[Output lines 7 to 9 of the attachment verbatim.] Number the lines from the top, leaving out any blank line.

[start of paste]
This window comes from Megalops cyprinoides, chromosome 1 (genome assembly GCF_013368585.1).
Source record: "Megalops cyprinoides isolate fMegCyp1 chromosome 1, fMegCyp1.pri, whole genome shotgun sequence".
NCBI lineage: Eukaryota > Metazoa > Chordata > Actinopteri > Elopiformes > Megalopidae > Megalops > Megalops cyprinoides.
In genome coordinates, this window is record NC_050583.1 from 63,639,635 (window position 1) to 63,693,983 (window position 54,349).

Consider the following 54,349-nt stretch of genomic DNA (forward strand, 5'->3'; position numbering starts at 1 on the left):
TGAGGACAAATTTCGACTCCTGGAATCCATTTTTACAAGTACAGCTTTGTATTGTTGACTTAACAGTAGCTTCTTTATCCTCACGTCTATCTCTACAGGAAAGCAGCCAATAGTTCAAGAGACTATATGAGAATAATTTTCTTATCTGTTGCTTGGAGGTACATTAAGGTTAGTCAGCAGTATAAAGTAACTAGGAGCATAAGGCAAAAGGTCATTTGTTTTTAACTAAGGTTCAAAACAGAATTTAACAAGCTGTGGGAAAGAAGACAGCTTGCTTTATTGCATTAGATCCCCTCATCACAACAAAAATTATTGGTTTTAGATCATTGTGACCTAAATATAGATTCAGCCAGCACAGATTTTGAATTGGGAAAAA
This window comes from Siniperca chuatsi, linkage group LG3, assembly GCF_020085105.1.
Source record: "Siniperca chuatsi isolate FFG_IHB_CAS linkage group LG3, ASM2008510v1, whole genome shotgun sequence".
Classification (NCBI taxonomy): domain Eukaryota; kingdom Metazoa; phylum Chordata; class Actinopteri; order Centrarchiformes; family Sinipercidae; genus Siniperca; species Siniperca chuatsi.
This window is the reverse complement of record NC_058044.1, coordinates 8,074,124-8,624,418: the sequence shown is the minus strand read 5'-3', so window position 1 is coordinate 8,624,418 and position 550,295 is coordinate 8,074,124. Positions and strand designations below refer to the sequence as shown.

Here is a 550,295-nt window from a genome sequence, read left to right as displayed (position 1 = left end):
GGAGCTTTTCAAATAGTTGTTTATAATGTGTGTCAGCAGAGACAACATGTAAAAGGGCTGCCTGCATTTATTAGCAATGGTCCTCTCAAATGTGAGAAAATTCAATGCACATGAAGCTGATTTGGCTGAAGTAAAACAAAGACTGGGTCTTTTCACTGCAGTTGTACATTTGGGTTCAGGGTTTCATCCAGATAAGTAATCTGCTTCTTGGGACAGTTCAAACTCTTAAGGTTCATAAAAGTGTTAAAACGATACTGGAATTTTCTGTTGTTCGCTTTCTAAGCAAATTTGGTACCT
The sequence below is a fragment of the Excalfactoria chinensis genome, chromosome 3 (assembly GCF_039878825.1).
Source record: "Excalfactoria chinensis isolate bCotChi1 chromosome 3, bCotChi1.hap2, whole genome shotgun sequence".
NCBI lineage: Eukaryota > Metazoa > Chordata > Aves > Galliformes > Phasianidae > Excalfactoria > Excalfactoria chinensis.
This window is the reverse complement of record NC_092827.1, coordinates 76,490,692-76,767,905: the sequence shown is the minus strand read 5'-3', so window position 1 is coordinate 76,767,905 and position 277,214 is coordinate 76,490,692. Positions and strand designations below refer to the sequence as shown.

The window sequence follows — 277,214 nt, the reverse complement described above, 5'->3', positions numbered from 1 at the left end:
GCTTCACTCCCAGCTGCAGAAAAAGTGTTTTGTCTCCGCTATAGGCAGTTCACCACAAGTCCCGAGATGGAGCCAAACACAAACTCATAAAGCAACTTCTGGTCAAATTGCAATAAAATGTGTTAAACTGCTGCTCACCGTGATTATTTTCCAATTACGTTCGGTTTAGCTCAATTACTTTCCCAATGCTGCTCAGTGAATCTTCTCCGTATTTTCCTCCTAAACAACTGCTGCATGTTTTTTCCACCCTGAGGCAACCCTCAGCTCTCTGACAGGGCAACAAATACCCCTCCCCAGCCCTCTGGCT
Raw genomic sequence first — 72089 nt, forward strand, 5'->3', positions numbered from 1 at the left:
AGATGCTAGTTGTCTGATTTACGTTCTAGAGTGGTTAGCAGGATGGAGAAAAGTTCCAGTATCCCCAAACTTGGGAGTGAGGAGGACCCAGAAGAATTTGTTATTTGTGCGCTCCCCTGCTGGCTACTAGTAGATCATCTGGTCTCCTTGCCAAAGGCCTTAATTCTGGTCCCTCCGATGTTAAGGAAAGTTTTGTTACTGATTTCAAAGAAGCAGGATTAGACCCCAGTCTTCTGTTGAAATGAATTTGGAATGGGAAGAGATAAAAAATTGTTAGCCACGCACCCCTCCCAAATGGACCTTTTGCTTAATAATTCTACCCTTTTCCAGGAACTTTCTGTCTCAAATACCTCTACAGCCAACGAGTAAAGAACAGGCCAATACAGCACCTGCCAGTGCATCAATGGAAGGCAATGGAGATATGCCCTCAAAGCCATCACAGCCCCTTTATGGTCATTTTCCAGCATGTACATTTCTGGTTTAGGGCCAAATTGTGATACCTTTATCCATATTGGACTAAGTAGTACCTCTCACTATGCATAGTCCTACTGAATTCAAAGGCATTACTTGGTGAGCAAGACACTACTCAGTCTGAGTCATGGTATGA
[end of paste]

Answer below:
This window comes from Siniperca chuatsi, linkage group LG3, assembly GCF_020085105.1.
Source record: "Siniperca chuatsi isolate FFG_IHB_CAS linkage group LG3, ASM2008510v1, whole genome shotgun sequence".
Classification (NCBI taxonomy): domain Eukaryota; kingdom Metazoa; phylum Chordata; class Actinopteri; order Centrarchiformes; family Sinipercidae; genus Siniperca; species Siniperca chuatsi.